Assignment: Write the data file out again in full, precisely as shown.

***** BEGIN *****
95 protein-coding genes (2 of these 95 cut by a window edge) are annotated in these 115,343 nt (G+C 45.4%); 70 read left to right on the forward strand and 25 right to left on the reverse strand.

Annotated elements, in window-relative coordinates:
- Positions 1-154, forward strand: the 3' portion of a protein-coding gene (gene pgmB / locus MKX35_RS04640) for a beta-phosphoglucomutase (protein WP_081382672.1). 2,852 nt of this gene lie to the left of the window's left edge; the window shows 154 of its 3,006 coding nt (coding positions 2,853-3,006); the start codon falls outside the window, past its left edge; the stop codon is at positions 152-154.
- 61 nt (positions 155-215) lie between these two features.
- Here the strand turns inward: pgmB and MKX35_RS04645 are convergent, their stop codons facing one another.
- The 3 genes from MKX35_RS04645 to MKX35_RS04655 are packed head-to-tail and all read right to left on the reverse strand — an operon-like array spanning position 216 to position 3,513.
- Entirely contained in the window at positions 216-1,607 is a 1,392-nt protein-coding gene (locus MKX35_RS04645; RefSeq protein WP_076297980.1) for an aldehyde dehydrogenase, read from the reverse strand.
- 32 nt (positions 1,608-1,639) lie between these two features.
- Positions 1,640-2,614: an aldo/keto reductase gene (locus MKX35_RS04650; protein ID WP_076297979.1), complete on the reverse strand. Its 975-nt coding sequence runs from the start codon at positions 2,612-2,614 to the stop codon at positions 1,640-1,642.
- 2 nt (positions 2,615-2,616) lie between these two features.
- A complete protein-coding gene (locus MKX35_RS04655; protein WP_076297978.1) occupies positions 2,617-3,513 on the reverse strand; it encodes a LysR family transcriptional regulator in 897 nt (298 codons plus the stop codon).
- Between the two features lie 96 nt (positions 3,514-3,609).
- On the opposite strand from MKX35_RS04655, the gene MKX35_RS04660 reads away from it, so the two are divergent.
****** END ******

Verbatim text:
95 protein-coding genes (2 of these 95 cut by a window edge) are annotated in these 115,343 nt (G+C 45.4%); 70 read left to right on the forward strand and 25 right to left on the reverse strand.

Annotated elements, in window-relative coordinates:
- Positions 1-154, forward strand: the 3' portion of a protein-coding gene (gene pgmB / locus MKX35_RS04640) for a beta-phosphoglucomutase (protein WP_081382672.1). 2,852 nt of this gene lie to the left of the window's left edge; the window shows 154 of its 3,006 coding nt (coding positions 2,853-3,006); the start codon falls outside the window, past its left edge; the stop codon is at positions 152-154.
- 61 nt (positions 155-215) lie between these two features.
- Here the strand turns inward: pgmB and MKX35_RS04645 are convergent, their stop codons facing one another.
- The 3 genes from MKX35_RS04645 to MKX35_RS04655 are packed head-to-tail and all read right to left on the reverse strand — an operon-like array spanning position 216 to position 3,513.
- Entirely contained in the window at positions 216-1,607 is a 1,392-nt protein-coding gene (locus MKX35_RS04645; RefSeq protein WP_076297980.1) for an aldehyde dehydrogenase, read from the reverse strand.
- 32 nt (positions 1,608-1,639) lie between these two features.
- Positions 1,640-2,614: an aldo/keto reductase gene (locus MKX35_RS04650; protein ID WP_076297979.1), complete on the reverse strand. Its 975-nt coding sequence runs from the start codon at positions 2,612-2,614 to the stop codon at positions 1,640-1,642.
- 2 nt (positions 2,615-2,616) lie between these two features.
- A complete protein-coding gene (locus MKX35_RS04655; protein WP_076297978.1) occupies positions 2,617-3,513 on the reverse strand; it encodes a LysR family transcriptional regulator in 897 nt (298 codons plus the stop codon).
- Between the two features lie 96 nt (positions 3,514-3,609).
- On the opposite strand from MKX35_RS04655, the gene MKX35_RS04660 reads away from it, so the two are divergent.